The coefficient of restitution (or COR) is a measure of the energy that is lost during impact. Balls with higher COR will be more lively in play. While it is close to 0.5 for most balls, it can range from 1 (no energy lost) to 0 (all energy lost).
The ball coefficient of restitution (or COR) is a measure of the energy that is dissipated from impact with a rigid surface. It is defined as the ratio of the rebound speed (vr) to the incoming speed (vi) as
A ball that lost no energy from an impact (vr=vi) would have a COR of one, while a ball that lost all of its energy from an impact (vr=0) would have a COR of zero.
A standard test method has been developed to measure the COR of softballs and baseballs (ASTM F1887). In this method a ball is pitched at 60 mph toward a steel plate mounted to a massive, rigid wall, as shown in Fig. 2.1. An image showing a ball impacting a flat plate is shown in Fig.2.2. The test is repeated six times, from which the average COR value is reported for each ball tested. A softball COR of 0.44 is perhaps the most common, but can be as high as 0.47 and as low as 0.40. TheCOR of baseballs is generally higher than softballs, exceeding 0.50.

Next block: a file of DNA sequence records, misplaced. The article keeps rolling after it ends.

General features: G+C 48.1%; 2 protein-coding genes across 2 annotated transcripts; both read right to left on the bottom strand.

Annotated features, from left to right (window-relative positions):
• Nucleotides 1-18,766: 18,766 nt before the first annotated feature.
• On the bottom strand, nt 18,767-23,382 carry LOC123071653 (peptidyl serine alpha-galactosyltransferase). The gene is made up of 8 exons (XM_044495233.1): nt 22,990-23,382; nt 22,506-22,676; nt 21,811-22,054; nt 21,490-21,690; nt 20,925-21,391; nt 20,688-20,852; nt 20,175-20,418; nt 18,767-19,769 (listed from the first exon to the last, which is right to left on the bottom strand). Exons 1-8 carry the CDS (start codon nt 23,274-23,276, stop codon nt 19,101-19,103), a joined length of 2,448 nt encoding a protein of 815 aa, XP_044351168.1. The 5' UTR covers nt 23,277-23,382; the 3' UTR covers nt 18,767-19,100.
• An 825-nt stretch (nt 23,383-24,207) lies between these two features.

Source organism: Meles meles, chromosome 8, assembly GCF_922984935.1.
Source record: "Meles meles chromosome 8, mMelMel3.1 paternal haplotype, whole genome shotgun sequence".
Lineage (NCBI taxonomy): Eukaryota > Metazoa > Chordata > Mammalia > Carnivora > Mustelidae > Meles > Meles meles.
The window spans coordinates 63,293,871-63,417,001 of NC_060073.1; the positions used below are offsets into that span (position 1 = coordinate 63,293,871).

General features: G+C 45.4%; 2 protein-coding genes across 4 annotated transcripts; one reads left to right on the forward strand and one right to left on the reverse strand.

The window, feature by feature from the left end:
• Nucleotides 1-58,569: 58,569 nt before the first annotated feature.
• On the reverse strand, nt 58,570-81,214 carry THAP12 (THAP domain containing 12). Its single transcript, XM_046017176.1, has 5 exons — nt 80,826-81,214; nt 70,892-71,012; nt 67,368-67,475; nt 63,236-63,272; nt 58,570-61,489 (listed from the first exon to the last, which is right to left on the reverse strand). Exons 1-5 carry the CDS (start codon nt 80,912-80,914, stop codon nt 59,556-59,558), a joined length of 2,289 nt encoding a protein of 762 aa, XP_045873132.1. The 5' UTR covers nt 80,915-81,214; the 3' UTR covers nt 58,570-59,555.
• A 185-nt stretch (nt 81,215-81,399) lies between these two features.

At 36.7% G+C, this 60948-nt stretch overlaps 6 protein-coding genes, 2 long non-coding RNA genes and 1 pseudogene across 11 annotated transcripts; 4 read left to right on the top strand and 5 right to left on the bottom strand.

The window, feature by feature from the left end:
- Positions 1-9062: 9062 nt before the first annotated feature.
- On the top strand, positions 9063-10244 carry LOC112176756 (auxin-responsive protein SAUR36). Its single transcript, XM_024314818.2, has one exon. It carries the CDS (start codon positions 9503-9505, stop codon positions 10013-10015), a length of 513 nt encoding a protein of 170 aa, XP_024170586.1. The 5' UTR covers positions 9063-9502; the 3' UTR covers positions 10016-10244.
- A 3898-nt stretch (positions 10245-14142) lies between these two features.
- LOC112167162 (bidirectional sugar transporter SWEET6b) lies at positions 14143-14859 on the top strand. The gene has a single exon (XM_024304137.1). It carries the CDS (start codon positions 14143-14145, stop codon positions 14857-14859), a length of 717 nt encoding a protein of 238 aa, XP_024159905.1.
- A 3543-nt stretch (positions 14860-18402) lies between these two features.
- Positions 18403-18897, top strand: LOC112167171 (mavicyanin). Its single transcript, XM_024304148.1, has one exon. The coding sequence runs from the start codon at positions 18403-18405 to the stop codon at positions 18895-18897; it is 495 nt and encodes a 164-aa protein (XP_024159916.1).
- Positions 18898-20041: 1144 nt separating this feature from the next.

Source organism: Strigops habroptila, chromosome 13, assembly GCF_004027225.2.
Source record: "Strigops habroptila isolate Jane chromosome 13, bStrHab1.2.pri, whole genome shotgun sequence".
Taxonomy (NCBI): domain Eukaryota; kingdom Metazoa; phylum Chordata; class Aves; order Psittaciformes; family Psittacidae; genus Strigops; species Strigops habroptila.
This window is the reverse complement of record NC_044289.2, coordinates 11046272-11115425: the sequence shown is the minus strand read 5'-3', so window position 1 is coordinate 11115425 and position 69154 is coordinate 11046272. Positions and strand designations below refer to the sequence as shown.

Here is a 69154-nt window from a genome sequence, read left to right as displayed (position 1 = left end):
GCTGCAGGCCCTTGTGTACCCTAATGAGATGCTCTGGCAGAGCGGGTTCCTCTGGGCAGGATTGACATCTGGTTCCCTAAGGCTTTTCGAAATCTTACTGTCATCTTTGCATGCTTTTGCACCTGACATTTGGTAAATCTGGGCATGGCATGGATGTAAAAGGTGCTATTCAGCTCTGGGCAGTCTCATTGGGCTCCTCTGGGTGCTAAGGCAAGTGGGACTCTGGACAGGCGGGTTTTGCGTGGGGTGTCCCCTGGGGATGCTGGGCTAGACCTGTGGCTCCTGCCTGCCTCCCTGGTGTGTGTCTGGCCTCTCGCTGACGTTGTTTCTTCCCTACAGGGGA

Fig. 2.1. Diagrams of ball COR test apparatus.
Fig. 2.2. Photograph of a ball COR test.
To describe the energy that is dissipated, consider a ball impacting a massive and rigid wall as described above. The ball COR is related to the fraction of dissipated energy, de, according to
This means that a typical 0.44 COR softball losses 80% of its initial energy upon impact with a rigid wall.
While laboratory tests have been developed to reliably and repeatably measure ballCOR, it should not be considered constant in the field, outside of laboratory conditions. In general, environments that increase ball deformation will reduce ballCOR. Balls become softer with increased temperature and humidity, for instance. These effects would tend to lower the ball COR. The same could be said for increased speed (Fig. 2.3) or impacting a cylinder (a bat as apposed to a flat surface). The ball COR should, therefore, be viewed as a useful measure to compare the liveliness of balls and not as an absolute measure of energy dissipated in a bat-ball collision.
Fig. 2.3. Ball COR as a function of pitch speed.
Ball conditioning has become a topic of interest recently. In standardized tests balls are typically conditioned to 50% relative humidity (RH) at 72F. Balls will reach ambient temperature relatively quickly, on the order of a few minutes. Reaching ambient humidity can take considerably longer (two weeks), however, as shown in Fig. 2.4.